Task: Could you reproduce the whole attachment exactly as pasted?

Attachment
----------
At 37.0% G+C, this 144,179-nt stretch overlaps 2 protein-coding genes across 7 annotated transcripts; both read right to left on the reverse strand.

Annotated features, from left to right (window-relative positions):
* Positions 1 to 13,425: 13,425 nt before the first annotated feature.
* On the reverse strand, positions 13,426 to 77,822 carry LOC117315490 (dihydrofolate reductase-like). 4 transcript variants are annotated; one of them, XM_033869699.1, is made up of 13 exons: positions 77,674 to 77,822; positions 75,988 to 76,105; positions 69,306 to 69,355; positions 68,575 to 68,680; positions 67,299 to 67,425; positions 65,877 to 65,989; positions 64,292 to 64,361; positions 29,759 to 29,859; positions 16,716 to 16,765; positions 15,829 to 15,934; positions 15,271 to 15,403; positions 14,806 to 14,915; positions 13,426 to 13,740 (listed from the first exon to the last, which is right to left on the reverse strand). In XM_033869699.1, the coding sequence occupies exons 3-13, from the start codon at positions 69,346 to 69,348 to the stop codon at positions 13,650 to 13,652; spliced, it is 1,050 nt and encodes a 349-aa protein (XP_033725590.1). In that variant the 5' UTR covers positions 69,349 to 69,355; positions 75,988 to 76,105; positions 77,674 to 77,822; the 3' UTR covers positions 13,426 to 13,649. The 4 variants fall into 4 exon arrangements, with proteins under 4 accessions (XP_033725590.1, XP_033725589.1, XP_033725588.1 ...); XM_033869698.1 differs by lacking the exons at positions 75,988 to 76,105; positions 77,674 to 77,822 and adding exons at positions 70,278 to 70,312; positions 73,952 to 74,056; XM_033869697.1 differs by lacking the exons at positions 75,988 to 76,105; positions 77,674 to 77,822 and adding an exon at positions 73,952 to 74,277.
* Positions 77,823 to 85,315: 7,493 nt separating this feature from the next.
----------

At 37.0% G+C, this 144,179-nt stretch overlaps 2 protein-coding genes across 7 annotated transcripts; both read right to left on the reverse strand.

Annotated features, from left to right (window-relative positions):
* Positions 1 to 13,425: 13,425 nt before the first annotated feature.
* On the reverse strand, positions 13,426 to 77,822 carry LOC117315490 (dihydrofolate reductase-like). 4 transcript variants are annotated; one of them, XM_033869699.1, is made up of 13 exons: positions 77,674 to 77,822; positions 75,988 to 76,105; positions 69,306 to 69,355; positions 68,575 to 68,680; positions 67,299 to 67,425; positions 65,877 to 65,989; positions 64,292 to 64,361; positions 29,759 to 29,859; positions 16,716 to 16,765; positions 15,829 to 15,934; positions 15,271 to 15,403; positions 14,806 to 14,915; positions 13,426 to 13,740 (listed from the first exon to the last, which is right to left on the reverse strand). In XM_033869699.1, the coding sequence occupies exons 3-13, from the start codon at positions 69,346 to 69,348 to the stop codon at positions 13,650 to 13,652; spliced, it is 1,050 nt and encodes a 349-aa protein (XP_033725590.1). In that variant the 5' UTR covers positions 69,349 to 69,355; positions 75,988 to 76,105; positions 77,674 to 77,822; the 3' UTR covers positions 13,426 to 13,649. The 4 variants fall into 4 exon arrangements, with proteins under 4 accessions (XP_033725590.1, XP_033725589.1, XP_033725588.1 ...); XM_033869698.1 differs by lacking the exons at positions 75,988 to 76,105; positions 77,674 to 77,822 and adding exons at positions 70,278 to 70,312; positions 73,952 to 74,056; XM_033869697.1 differs by lacking the exons at positions 75,988 to 76,105; positions 77,674 to 77,822 and adding an exon at positions 73,952 to 74,277.
* Positions 77,823 to 85,315: 7,493 nt separating this feature from the next.